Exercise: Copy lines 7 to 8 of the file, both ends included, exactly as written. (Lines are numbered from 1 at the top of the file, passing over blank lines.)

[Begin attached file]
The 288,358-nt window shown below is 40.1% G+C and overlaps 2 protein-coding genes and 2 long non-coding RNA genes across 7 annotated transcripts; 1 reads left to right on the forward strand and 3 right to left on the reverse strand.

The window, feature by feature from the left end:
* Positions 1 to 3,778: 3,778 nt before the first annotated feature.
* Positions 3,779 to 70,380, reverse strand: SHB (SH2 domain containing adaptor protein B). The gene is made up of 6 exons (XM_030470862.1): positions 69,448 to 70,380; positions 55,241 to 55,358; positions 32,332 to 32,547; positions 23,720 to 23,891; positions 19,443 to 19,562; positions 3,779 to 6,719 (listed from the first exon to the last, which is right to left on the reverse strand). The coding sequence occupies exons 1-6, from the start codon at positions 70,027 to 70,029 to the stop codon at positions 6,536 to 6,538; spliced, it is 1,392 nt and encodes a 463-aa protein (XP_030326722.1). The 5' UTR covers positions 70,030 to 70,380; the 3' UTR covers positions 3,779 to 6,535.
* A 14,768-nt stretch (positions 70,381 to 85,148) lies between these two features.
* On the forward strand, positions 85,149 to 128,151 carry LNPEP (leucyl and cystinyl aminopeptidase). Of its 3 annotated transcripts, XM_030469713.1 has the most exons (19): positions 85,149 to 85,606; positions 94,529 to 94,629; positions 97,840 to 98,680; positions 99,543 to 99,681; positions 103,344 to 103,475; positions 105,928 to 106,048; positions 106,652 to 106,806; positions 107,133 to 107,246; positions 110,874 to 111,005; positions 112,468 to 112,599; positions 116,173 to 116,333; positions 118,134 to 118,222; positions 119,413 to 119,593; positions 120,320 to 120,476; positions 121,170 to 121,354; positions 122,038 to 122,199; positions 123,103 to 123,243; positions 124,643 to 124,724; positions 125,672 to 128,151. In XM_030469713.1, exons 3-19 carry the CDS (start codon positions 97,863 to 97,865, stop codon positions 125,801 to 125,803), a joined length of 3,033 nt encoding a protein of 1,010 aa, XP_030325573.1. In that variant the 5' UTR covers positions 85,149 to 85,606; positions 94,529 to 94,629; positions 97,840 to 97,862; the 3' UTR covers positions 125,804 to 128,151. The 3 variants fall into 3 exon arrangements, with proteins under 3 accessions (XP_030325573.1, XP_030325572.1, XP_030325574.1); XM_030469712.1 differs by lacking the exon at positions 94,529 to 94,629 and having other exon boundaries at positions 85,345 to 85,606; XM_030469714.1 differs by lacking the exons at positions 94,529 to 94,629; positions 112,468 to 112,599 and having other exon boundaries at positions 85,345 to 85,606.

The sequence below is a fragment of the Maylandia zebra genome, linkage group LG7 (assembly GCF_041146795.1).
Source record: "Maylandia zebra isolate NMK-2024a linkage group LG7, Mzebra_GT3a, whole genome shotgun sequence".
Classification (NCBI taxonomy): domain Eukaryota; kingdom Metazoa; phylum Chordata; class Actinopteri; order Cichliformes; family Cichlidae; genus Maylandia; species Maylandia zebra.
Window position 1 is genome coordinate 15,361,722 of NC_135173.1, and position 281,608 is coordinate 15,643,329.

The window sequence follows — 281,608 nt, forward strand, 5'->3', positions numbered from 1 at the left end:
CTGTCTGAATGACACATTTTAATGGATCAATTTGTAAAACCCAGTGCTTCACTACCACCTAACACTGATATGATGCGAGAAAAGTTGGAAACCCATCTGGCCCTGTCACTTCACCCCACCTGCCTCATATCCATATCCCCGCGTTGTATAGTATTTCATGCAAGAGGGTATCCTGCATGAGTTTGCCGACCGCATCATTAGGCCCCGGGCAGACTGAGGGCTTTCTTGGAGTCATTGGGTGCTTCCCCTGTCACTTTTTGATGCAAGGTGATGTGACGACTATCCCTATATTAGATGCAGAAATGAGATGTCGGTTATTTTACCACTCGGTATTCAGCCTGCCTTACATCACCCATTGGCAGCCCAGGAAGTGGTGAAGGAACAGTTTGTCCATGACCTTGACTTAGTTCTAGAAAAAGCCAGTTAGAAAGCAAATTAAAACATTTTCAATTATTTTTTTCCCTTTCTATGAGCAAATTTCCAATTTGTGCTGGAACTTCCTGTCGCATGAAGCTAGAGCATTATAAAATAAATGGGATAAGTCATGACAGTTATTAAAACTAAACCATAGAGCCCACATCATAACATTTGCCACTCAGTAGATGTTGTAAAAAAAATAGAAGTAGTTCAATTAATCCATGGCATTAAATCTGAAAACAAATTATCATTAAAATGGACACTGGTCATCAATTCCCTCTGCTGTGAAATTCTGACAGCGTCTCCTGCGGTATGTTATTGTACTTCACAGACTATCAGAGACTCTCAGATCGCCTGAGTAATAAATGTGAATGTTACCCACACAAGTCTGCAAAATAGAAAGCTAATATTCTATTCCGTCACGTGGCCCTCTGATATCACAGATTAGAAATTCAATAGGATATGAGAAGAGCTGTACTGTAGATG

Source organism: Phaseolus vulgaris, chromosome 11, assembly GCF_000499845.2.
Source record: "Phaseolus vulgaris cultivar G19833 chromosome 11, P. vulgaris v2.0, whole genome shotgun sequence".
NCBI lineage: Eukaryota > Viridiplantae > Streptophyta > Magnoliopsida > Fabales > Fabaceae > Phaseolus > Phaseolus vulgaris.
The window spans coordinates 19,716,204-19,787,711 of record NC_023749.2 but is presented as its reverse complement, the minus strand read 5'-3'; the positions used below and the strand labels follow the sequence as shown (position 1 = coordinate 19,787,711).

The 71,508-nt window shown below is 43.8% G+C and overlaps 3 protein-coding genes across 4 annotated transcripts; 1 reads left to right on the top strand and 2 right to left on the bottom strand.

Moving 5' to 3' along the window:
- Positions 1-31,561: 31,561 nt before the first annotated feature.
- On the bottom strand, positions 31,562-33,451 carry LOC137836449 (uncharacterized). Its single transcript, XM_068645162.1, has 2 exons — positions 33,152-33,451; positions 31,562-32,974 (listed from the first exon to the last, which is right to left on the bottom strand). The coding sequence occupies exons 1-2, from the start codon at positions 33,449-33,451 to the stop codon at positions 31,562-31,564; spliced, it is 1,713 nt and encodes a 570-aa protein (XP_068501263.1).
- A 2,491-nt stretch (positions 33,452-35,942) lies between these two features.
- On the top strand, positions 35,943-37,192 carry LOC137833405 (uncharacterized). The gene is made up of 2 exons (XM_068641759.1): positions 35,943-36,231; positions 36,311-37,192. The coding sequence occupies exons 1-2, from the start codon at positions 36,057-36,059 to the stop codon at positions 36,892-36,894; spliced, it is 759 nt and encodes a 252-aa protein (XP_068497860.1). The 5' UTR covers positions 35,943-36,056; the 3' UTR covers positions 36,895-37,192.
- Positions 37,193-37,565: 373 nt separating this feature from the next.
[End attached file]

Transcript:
The sequence below is a fragment of the Maylandia zebra genome, linkage group LG7 (assembly GCF_041146795.1).
Source record: "Maylandia zebra isolate NMK-2024a linkage group LG7, Mzebra_GT3a, whole genome shotgun sequence".